June 18, 2013
We held a conference call with an MCRI consultant who participated in one of
the Nuedexta trials conducted in diabetic neuropathic pain. He believes Nuedexta
is a very safe and effective drug for neuropathic pain caused by multiple
conditions, and drugs with new mechanisms of action are needed. To obtain an
expanded label AVNR will probably need to conduct two new pivotal trials vs. an
active comparator. The recent news that ADP-786 can be moved forward with a
505b2 regulatory path is important since it will require less quinidine. Nuedexta
has demonstrated statistically significant reductions in pain scores in several
pivotal trials at doses higher than the approved dose of 20 mg dextromethorphan
(DM) and 10 mg quinidine (Q). T2D patients received BID daily doses of 45 mg
DM/30 mg Q, 30 mg DM/30 mg Q, or placebo. Both doses had statistically
significantly lower pain ratings than placebo patients (p
Sentiment: Strong Buy
But with MS neuropathic pain Avanir can do studies versus placebo, an active comparator is not necessary.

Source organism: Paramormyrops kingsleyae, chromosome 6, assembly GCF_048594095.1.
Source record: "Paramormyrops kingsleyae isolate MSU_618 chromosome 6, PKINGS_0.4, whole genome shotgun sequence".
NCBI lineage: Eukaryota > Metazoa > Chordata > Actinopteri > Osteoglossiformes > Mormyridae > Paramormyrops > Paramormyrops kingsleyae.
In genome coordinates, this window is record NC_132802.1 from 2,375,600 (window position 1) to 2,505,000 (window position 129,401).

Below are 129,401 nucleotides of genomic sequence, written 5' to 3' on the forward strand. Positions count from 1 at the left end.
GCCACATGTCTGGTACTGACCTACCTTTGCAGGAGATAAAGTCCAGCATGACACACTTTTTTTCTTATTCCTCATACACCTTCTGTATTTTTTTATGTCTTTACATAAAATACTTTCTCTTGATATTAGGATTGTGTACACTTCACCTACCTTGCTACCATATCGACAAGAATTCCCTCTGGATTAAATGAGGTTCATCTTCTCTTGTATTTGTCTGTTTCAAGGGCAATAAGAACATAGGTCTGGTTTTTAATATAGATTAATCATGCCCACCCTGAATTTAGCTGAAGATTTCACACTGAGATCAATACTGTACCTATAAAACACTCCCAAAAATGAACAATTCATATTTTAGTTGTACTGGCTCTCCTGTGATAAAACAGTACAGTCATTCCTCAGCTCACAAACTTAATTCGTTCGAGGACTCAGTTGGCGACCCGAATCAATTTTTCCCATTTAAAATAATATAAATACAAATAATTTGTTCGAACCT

That's partly why Avanir chose MS neuropathic pain to proceed with.
So SummerStreet and/or their consultant didn't listen to Avanir on the subject.
But I agree it is likeley Avanir will have to do at least two Phase 3 studies for MS neuropathic pain.
DPN studies would definitely be more complex. In fact, probably not as simple as active comparator studies. D/Q does not necessarily have to be "non-inferior" to current medications in order to be useful. It has a different mechanism of action so it needs to be useful as an add-on therapy or useful in a sub-population where currently approved medications fail. Of course a non-inferiority study would be helpful in order to compete head to head with other pain medications but price differences would likely limit D/Q unless a truly superior performance could be shown (in a sub-population would be enough). However, DPN is a pretty tough group to show actual superiority vs. active compounds given the high placebo effects.
Sorting through all of the above as to what study is most cost-effective would be tough. Maybe they can get it on the market for pain and clinical experience will be an invaluable guide.